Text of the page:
Right now, I am in the middle of reading the New York Times bestseller Why We Sleep by Matthew Walker, PhD. This is an incredibly informative book with absolutely brilliant supportive science that really explains what is going on when we are sleeping.
Over the past several years I’ve emphasized the critically important role that sleep plays, not only in terms of cognitive health and functionality, but with respect to general health as well. Quoting from Dr. Walker’s book: Continue reading
By: The Dr. Perlmutter Team
What does it mean to have a healthy brain?
It means having a brain that is readily capable of performing all of its vital functions. This includes basic functions, like regulating the involuntary functions of the autonomic nervous system, and higher-level functions, such as facilitating cognition and decision-making, and coordinating fine and gross motor skills. While the brain is necessarily an incredibly complex organ, the process of neuroplasticity, which describes the brain’s ability to undergo physical and chemical changes in response to stimuli, affords us a significant degree of control over the health of our brain. In other words, the lifestyle choices we make today have a very real impact on our brain’s current and future health; whether that impact is positive or negative depends on how we live our lives.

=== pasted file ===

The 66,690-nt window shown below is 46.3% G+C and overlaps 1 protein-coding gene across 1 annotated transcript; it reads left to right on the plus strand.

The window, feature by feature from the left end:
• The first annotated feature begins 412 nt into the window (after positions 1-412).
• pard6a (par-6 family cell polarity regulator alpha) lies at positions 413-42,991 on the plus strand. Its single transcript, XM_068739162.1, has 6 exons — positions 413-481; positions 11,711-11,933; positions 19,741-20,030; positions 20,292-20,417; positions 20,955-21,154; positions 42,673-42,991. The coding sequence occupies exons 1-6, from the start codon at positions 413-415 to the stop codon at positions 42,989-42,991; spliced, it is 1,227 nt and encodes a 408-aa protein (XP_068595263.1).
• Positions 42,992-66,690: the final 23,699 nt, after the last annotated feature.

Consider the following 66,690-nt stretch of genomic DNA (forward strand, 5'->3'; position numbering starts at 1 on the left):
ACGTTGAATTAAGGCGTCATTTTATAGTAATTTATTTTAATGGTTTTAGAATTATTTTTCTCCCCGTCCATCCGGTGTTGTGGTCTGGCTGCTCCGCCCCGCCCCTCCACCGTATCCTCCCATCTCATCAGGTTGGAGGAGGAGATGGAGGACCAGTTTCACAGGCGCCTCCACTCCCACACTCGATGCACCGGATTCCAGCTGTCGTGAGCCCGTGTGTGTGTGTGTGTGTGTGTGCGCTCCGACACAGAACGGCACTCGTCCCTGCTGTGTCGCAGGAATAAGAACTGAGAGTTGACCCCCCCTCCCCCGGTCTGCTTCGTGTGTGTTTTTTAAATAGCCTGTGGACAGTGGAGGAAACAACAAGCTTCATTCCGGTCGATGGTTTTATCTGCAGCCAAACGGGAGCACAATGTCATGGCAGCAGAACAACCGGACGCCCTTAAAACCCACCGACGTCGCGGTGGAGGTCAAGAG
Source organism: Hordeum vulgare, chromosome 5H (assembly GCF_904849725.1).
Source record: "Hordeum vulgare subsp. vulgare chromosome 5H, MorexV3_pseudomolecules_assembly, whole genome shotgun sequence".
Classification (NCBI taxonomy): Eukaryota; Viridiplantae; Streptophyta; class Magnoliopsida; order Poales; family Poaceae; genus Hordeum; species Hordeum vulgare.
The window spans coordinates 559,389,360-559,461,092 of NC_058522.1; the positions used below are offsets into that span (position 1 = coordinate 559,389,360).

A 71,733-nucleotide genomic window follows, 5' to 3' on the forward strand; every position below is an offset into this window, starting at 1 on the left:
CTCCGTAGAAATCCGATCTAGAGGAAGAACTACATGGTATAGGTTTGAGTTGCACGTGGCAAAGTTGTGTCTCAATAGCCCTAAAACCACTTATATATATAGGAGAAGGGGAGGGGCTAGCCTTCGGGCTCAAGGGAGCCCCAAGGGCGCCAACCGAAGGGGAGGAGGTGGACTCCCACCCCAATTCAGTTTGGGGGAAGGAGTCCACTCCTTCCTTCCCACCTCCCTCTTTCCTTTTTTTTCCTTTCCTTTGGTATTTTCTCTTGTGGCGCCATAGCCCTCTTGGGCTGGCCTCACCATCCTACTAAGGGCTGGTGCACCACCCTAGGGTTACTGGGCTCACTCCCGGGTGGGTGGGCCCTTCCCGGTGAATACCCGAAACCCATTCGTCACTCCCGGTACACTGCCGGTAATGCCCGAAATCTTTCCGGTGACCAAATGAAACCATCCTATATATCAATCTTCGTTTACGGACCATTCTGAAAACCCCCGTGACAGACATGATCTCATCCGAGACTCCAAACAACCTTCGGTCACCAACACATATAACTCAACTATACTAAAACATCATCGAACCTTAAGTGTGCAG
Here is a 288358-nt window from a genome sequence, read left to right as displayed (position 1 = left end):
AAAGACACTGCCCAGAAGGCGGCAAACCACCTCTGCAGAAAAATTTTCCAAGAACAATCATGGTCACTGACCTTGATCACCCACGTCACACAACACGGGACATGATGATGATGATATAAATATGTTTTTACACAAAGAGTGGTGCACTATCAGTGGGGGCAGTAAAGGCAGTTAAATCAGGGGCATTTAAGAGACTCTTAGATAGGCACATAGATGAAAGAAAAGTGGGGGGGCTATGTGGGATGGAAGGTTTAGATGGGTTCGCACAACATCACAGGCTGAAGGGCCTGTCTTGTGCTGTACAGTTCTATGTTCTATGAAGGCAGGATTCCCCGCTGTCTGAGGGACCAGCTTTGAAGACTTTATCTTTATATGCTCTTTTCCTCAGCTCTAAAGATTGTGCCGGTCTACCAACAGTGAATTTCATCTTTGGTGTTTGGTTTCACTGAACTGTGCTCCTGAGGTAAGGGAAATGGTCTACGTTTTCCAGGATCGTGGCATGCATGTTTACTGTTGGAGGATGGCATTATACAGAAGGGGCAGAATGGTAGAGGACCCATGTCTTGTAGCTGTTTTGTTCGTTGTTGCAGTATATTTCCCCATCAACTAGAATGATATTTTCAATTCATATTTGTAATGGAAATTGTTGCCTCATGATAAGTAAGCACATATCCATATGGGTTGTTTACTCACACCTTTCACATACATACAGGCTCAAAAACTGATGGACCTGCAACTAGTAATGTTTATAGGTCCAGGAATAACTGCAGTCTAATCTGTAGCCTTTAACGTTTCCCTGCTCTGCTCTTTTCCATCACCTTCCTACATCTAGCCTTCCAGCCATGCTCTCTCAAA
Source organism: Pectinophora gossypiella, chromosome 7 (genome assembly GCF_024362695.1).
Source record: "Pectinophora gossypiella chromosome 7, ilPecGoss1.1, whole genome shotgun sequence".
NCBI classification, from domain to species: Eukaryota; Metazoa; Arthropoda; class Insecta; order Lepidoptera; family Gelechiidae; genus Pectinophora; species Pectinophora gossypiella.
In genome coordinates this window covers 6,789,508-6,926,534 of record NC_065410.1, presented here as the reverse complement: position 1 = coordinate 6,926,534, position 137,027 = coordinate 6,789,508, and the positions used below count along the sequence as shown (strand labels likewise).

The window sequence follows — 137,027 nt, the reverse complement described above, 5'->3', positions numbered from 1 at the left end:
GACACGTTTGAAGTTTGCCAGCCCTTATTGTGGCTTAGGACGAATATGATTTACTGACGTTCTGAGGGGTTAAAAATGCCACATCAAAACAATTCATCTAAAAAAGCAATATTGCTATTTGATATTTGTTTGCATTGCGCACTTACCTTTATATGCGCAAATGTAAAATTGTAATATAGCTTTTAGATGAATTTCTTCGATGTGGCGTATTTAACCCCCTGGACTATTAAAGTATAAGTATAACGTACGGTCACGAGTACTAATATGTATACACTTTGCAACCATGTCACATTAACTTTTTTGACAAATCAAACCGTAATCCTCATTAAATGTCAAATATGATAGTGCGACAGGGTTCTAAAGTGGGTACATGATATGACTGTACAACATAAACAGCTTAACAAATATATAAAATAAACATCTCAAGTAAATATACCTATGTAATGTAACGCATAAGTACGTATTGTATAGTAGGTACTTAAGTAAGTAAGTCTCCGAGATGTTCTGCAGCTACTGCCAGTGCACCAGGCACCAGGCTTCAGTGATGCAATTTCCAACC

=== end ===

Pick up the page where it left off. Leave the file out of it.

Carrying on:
As stated above, neuroplasticity can work for or against you. While the natural process of aging more or less handles the “working against you” side of that equation, it is completely within our abilities to harness the power of neuroplasticity to maintain or improve overall brain health. Taking an active role in improving the health of the brain can help fortify the body from some of the most debilitating chronic illnesses we face — the likes of Alzheimer’s, dementia, Parkinson’s, and multiple sclerosis. Fortunately, science has shined a light on numerous factors that have the potential to mitigate the effects of aging and improve overall brain health. To that end, I wanted to highlight six of the most effective ways you can maximize your brain’s potential.
We live in a very light polluted world in comparison to that of our very recent ancestors. Estimates now indicate that close to 99% of both Americans and Europeans are exposed to “light pollution.” Not only are we excessively exposed to light in modern times, but the type of light accounting for this exposure is changing rapidly. As we move away from incandescent lights in favor of light emitting diode (LED) technology, we are seeing an ever-increasing exposure to a particular part of the light spectrum – blue light, that has been associated with some worrisome effects in terms of human health.
I, like many of you, have often wondered about the notion of drinking a cup of coffee after the evening meal. People often say things like, “I can’t drink coffee after 4PM or I won’t be able to sleep,” and this seems to make sense. Others, like myself, can enjoy a coffee after dinner seemingly without any consequences, as far as sleep is concerned.
To help shed some light on this issue, researchers publishing in the Journal of Clinical Sleep Medicine recently reported the results of study in which individuals consumed 400mg of caffeine 0, 3, or 6 hours prior to their normal bedtime. These folks were compared to a similar group of people who received a placebo. Sleep was measured by self-reporting as well as through the use of a portable sleep monitor. Continue reading